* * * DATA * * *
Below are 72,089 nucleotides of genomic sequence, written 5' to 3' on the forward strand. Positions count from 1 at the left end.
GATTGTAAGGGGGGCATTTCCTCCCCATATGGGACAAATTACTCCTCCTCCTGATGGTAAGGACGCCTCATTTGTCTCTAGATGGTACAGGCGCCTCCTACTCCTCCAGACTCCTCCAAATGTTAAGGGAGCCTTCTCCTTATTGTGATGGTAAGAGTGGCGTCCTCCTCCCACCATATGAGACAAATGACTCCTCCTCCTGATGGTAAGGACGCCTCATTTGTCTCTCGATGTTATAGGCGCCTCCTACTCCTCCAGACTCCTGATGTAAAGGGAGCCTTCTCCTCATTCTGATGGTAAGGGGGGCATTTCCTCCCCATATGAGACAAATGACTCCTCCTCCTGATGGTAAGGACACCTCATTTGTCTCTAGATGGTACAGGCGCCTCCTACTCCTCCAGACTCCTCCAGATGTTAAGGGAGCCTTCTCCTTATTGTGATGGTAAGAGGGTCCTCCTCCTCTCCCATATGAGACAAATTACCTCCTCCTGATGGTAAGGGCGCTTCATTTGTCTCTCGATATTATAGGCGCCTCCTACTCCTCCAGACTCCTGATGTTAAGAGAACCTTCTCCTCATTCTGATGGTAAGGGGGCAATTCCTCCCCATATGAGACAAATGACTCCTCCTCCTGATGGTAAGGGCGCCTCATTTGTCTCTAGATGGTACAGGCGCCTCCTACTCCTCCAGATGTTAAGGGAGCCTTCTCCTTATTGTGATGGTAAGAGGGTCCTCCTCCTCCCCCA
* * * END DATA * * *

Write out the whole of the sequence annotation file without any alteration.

Below are 72,089 nucleotides of genomic sequence, written 5' to 3' on the forward strand. Positions count from 1 at the left end.
GATTGTAAGGGGGGCATTTCCTCCCCATATGGGACAAATTACTCCTCCTCCTGATGGTAAGGACGCCTCATTTGTCTCTAGATGGTACAGGCGCCTCCTACTCCTCCAGACTCCTCCAAATGTTAAGGGAGCCTTCTCCTTATTGTGATGGTAAGAGTGGCGTCCTCCTCCCACCATATGAGACAAATGACTCCTCCTCCTGATGGTAAGGACGCCTCATTTGTCTCTCGATGTTATAGGCGCCTCCTACTCCTCCAGACTCCTGATGTAAAGGGAGCCTTCTCCTCATTCTGATGGTAAGGGGGGCATTTCCTCCCCATATGAGACAAATGACTCCTCCTCCTGATGGTAAGGACACCTCATTTGTCTCTAGATGGTACAGGCGCCTCCTACTCCTCCAGACTCCTCCAGATGTTAAGGGAGCCTTCTCCTTATTGTGATGGTAAGAGGGTCCTCCTCCTCTCCCATATGAGACAAATTACCTCCTCCTGATGGTAAGGGCGCTTCATTTGTCTCTCGATATTATAGGCGCCTCCTACTCCTCCAGACTCCTGATGTTAAGAGAACCTTCTCCTCATTCTGATGGTAAGGGGGCAATTCCTCCCCATATGAGACAAATGACTCCTCCTCCTGATGGTAAGGGCGCCTCATTTGTCTCTAGATGGTACAGGCGCCTCCTACTCCTCCAGATGTTAAGGGAGCCTTCTCCTTATTGTGATGGTAAGAGGGTCCTCCTCCTCCCCCA